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Giving SmartClient charts a workout with Obsis

We have recently been working on Obsis, a visualisation platform for raw data gathered in real-time by physical sensors.  Initially, the main users of this platform will be from industry, measuring important metrics like machine throughput, operating temperatures and soforth, but we anticipate all sorts of potential uses in the future: everything from monitoring light levels in hotel rooms to electricity consumption in offices to humidity in commercial greenhouses.  And with the continuing rise of the Internet of Things, it could be used to keep track of almost anything.

Obsis aggregates data sent as MQTT messages from the sensor devices.  MQTT is a very simple brokered message protocol that has become something of a lingua franca in this area.  We run the open source MQTT broker Mosquitto to read the messages from the hardware and publish them on to listener servers that normalise the message data and store it in a database.  These database tables are then read and summarised by Java programs on behalf of the main charting system.

We have developed this system using SmartClient, which has a comprehensive set of databound charts and visual widgets which are extremely flexible and programmable - essential when you have to integrate these components into a general visualisation platform.  As mentioned above, there is a lot of logic at the back-end to convert raw MQTT messages from the sensor devices into usable data, but once we've done that, the involved chart rendering is all handled by SmartClient; as always with SmartClient, if you take care with the DataSources, the client-side components just work.  We also make use of SmartClient's PortalLayout component, which gives the system a dashboard interface that users can rework to their liking using intuitive drag and drop and drag-resize interactions.

We also use SmartClient for the entire UI needed for managing tenants, users and other domain elements.  This screenshot shows a different skin - the skins we are using in this project were developed in-house.

I'm pleased with what we've achieved so far, though of course we have many improvements in the pipeline.  For example, the current version polls for updates, because this makes it much easier to sample the dataset (sampling frequency can be configured per-chart, as can the sampling method - each point in the charted dataset can be the earliest, latest, mean, median, mode, greatest or smallest value from the set of candidates in the larger underlying raw dataset).  The upcoming version can optionally use a more sophisticated approach, so that individual updates to the raw data can be pushed to the client, where they are incorporated into the sampled data on the fly.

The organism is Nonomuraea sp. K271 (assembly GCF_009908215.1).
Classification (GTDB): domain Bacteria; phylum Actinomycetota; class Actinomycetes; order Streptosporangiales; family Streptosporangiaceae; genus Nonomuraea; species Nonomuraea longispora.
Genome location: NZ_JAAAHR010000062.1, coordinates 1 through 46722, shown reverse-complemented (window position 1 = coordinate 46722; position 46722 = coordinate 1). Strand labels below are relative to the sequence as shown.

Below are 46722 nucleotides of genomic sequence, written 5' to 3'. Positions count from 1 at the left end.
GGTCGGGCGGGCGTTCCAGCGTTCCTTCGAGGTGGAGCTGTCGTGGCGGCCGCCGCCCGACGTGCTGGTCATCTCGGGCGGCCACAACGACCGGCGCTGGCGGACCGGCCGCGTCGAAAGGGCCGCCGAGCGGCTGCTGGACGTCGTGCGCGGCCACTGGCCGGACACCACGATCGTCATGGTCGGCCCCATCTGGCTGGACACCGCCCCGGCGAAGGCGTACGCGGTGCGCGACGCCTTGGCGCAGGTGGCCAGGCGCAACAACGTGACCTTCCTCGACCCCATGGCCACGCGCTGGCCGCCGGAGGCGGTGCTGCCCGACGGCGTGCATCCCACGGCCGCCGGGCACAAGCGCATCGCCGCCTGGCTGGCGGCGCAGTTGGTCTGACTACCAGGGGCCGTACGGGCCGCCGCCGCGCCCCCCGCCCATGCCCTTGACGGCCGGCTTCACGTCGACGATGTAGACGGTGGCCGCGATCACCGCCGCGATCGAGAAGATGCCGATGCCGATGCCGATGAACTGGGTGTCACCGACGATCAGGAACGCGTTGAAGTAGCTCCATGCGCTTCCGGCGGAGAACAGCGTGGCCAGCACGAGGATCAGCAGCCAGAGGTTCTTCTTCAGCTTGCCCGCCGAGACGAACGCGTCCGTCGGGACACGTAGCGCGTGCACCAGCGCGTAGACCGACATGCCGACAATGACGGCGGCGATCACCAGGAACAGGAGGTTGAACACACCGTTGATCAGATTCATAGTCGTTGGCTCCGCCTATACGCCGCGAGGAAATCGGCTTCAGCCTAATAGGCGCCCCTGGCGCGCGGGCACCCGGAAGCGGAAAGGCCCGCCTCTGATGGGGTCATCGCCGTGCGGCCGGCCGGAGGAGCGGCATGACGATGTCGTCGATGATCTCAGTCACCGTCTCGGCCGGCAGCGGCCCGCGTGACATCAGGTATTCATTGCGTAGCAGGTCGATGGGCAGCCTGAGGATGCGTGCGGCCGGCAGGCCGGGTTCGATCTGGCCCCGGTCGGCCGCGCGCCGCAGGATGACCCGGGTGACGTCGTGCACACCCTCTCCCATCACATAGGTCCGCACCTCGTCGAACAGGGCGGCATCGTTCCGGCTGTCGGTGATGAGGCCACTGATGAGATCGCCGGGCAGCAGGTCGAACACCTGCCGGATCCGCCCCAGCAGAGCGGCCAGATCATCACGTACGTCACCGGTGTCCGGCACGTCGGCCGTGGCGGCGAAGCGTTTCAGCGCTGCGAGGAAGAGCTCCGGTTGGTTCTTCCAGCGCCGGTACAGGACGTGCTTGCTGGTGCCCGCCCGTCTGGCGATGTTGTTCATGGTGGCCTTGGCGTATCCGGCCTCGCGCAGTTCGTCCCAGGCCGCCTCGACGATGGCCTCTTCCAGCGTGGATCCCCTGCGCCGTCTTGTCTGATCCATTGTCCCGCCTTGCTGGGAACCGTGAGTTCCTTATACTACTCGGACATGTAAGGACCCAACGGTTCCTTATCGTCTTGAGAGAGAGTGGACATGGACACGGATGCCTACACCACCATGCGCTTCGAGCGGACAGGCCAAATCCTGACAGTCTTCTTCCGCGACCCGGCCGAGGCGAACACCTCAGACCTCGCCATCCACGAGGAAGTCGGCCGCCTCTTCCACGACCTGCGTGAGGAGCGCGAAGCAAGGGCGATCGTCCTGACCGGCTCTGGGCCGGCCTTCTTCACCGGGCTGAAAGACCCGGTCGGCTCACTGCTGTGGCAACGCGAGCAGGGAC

Pushing data to the client also allows us to offer another advanced feature: rule-based notifications.  With push messaging enabled, you can configure "records" to be derived from various server-side sources, and each client will always have an up-to-date copy of every values in these "records".  This information can now be used with SmartClient's Advanced Filter engine to create sophisticated rule-based notifications.  For example, the system can be configured to send a notification when the throughput on machine A has been below 250 units per minute for more than 10 minutes, while the throughput on machine B has remained above 250 units per minute.  And that is just a simple example - rules of arbitrary complexity are supported, with multiply-nested subclauses.  And notifications can be sent in email, SMS text messages, or as in-app notifications, with Slack and WhatsApp integration already in development.

I will post periodic updates on how the Obsis platform is progressing, particularly when we implement some new bit of technology that we're particularly proud of...